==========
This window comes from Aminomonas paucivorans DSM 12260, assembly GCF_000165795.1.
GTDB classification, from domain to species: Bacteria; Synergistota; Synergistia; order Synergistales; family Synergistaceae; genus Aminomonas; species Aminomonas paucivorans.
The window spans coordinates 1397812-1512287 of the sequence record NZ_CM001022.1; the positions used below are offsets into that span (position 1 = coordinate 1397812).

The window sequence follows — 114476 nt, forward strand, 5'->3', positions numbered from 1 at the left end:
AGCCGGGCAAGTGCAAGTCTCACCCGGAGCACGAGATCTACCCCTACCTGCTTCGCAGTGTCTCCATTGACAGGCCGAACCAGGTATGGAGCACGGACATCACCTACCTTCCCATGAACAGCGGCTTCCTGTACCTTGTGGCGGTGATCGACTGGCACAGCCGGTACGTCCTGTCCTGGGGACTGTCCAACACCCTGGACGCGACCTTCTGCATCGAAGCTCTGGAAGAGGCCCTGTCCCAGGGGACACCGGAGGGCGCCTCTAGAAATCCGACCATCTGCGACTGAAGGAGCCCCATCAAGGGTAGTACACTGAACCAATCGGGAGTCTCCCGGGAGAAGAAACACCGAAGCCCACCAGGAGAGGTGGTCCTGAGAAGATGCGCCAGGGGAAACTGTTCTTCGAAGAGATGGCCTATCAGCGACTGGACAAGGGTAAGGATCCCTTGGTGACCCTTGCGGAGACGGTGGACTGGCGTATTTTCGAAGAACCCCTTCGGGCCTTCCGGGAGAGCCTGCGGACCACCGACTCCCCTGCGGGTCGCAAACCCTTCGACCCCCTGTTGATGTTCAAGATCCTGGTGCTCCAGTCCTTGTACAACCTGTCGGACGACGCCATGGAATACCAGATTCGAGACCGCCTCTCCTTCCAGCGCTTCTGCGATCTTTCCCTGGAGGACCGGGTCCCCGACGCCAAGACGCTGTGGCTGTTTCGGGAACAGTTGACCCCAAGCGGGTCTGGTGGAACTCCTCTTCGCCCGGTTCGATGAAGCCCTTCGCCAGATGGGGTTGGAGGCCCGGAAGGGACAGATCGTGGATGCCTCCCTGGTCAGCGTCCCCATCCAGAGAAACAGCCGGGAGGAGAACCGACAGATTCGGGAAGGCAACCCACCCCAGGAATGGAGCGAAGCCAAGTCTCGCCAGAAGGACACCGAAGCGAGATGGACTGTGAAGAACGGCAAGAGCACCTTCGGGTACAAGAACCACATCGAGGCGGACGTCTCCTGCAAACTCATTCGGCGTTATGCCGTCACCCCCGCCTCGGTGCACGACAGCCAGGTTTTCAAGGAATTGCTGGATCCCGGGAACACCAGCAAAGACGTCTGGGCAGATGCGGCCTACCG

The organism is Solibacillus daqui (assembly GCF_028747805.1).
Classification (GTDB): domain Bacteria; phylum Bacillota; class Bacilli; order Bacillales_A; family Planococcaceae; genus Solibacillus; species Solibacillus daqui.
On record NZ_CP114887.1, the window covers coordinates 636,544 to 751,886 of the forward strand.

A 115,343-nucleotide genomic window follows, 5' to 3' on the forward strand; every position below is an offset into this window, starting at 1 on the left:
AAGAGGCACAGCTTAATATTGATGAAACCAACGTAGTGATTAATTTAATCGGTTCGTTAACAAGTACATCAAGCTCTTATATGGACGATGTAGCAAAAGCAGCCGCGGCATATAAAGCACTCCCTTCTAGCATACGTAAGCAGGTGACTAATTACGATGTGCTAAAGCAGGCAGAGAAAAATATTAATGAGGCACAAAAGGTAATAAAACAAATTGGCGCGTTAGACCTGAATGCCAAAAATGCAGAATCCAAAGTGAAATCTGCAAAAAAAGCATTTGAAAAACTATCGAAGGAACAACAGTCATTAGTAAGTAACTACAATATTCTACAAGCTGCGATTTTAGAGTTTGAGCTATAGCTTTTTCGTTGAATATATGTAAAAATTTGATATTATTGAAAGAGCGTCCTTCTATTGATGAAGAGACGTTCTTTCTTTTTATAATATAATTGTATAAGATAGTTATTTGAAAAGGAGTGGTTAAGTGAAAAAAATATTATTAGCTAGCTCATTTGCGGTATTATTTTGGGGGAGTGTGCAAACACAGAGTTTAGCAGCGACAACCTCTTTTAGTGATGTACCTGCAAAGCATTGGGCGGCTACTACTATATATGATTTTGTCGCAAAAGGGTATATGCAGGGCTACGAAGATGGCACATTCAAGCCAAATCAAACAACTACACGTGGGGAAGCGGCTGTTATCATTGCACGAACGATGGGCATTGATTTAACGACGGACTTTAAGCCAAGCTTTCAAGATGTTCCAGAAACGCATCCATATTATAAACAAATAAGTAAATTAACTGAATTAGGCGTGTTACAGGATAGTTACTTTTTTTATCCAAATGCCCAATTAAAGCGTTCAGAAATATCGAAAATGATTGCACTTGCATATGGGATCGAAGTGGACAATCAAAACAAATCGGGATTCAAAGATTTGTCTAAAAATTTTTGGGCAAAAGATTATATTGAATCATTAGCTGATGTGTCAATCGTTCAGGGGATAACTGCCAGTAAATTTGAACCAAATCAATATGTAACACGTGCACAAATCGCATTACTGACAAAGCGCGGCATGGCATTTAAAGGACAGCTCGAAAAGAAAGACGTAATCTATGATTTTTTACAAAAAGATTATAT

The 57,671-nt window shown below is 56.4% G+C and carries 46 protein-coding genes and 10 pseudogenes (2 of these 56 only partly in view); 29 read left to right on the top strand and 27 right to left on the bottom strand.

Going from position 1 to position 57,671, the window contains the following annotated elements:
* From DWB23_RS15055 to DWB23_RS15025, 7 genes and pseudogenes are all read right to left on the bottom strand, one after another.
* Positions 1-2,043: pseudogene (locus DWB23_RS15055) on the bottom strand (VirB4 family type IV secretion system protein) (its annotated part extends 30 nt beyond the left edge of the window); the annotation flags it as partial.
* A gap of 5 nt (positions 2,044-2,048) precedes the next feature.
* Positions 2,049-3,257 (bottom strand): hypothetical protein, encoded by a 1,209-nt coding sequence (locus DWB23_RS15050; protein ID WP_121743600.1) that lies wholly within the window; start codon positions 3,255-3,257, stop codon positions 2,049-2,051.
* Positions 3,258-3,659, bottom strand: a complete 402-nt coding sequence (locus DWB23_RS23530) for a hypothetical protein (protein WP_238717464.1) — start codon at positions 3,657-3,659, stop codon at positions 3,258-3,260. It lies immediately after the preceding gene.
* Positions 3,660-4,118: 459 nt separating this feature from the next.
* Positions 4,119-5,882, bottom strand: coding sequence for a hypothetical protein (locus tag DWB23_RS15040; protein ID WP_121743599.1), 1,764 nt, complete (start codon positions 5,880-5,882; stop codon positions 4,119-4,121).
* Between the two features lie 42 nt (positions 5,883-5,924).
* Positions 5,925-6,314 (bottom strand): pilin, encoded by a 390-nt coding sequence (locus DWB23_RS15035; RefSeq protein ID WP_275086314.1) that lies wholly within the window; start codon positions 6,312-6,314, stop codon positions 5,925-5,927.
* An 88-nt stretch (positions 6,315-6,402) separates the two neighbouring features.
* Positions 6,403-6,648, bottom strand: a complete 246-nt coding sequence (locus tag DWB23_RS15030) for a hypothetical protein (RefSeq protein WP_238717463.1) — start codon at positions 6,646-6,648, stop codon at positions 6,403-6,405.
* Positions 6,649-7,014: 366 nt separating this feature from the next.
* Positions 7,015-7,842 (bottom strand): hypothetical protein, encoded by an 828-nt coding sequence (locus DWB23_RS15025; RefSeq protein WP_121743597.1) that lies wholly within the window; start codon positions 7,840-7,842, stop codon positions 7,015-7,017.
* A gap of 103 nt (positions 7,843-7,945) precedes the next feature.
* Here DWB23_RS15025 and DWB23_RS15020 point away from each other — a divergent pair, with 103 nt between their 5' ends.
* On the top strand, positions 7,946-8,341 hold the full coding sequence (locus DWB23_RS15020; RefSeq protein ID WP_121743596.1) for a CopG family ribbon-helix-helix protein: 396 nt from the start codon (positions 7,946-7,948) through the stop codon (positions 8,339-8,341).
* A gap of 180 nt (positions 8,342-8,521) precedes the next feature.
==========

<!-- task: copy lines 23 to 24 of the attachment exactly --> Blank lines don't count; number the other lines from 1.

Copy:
* Positions 6,403-6,648, bottom strand: a complete 246-nt coding sequence (locus tag DWB23_RS15030) for a hypothetical protein (RefSeq protein WP_238717463.1) — start codon at positions 6,646-6,648, stop codon at positions 6,403-6,405.
* Positions 6,649-7,014: 366 nt separating this feature from the next.